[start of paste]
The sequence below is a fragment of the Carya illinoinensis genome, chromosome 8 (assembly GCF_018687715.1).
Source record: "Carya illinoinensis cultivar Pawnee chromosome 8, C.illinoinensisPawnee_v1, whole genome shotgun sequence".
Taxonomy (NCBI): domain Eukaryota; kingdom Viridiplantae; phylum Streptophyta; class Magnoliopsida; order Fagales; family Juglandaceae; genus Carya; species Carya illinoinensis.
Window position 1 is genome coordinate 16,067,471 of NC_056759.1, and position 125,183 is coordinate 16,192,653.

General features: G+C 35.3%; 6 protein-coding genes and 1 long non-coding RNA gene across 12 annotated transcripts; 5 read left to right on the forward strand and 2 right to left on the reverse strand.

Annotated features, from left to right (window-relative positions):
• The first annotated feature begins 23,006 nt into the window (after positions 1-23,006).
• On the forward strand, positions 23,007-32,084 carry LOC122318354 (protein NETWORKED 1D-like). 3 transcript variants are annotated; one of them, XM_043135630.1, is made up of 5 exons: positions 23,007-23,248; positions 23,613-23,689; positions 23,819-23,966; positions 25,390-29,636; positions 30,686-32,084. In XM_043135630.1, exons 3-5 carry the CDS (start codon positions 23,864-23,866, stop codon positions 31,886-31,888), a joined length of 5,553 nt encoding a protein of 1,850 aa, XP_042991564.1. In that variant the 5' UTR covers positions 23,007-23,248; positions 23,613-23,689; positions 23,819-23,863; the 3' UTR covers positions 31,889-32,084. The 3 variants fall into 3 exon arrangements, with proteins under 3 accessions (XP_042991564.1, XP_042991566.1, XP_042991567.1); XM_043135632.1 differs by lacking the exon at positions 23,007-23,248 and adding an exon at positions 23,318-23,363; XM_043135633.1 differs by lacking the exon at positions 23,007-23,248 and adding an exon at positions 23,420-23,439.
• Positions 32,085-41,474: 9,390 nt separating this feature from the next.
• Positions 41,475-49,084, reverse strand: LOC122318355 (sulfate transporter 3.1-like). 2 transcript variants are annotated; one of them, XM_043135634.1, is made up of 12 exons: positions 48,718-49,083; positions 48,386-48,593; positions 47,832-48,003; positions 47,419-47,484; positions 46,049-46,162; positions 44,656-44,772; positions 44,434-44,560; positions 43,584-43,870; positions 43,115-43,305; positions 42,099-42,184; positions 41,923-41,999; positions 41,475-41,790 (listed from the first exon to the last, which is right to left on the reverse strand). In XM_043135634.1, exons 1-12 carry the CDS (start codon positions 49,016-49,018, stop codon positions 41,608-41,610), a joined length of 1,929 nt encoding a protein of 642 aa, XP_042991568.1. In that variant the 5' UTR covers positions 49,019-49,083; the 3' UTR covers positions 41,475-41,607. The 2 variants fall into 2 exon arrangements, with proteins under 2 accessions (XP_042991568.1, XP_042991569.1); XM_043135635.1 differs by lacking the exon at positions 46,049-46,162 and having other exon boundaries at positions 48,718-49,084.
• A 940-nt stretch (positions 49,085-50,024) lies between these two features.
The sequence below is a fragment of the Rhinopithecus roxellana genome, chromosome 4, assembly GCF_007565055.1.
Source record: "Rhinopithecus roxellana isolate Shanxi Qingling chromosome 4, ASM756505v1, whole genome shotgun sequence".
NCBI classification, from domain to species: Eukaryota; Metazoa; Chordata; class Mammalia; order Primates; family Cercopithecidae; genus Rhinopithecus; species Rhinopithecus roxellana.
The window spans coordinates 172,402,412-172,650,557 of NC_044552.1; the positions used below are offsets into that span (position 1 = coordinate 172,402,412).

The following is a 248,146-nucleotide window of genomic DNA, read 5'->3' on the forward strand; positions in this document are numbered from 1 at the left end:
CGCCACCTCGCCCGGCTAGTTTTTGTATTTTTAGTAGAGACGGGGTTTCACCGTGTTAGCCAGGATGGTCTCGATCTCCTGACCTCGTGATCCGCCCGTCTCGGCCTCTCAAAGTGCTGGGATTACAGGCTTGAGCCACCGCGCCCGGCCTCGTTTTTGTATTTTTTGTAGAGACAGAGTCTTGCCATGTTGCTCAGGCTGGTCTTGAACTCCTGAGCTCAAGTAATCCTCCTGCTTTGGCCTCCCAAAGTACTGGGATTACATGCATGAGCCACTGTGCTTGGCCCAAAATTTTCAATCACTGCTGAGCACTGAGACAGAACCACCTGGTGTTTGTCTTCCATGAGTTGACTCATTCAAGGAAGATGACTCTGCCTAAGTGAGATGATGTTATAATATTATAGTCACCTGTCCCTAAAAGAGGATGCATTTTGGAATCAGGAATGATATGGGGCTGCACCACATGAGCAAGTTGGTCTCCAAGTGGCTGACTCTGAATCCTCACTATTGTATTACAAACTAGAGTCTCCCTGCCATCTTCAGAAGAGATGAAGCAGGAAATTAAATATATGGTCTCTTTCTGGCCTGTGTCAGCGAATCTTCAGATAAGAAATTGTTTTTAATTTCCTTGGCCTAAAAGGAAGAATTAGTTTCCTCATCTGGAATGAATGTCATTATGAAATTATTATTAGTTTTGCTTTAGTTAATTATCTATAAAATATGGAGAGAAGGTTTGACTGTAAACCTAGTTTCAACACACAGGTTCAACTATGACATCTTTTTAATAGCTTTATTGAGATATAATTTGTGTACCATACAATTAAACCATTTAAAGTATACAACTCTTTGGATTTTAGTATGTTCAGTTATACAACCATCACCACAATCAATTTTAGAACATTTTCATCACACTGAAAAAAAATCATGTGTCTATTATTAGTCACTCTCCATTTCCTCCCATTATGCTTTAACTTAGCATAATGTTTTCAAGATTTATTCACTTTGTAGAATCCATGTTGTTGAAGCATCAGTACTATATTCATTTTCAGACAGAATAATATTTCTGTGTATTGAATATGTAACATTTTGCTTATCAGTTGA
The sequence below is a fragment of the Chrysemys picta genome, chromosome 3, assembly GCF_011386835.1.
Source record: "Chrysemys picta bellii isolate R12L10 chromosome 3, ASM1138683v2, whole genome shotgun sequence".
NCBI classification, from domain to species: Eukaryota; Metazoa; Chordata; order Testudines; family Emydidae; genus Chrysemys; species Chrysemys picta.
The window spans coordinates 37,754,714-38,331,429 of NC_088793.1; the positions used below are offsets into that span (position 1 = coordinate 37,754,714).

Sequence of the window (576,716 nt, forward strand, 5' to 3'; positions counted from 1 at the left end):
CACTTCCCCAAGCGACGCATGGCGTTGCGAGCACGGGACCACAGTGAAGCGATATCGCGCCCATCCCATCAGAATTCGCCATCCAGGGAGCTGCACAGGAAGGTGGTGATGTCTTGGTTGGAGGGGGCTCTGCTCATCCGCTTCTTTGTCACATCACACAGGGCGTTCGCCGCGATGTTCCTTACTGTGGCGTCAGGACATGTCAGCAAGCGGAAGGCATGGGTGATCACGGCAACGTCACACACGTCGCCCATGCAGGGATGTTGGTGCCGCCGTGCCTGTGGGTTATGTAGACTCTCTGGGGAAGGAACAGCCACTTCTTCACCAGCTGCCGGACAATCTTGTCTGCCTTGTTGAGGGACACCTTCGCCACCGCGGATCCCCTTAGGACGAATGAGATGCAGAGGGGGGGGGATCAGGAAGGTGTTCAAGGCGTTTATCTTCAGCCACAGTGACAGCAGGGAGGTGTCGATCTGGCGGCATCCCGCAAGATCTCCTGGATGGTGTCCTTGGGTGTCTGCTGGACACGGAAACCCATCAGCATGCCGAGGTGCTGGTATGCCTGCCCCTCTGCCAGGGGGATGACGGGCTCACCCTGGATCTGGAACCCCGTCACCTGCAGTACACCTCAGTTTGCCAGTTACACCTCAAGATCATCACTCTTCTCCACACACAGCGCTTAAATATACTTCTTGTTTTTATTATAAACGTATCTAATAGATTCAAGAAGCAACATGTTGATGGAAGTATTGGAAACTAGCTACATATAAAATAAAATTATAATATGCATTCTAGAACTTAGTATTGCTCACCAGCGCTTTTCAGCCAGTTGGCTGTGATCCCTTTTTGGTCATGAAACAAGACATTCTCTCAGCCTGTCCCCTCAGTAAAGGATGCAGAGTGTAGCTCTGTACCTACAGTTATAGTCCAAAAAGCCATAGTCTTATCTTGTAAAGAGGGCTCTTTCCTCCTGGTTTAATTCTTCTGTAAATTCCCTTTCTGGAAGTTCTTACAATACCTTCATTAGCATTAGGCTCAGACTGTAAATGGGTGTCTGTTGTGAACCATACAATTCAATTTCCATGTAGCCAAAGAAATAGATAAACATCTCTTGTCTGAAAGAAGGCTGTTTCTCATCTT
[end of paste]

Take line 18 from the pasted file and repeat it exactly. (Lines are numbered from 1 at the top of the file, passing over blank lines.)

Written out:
The sequence below is a fragment of the Chrysemys picta genome, chromosome 3, assembly GCF_011386835.1.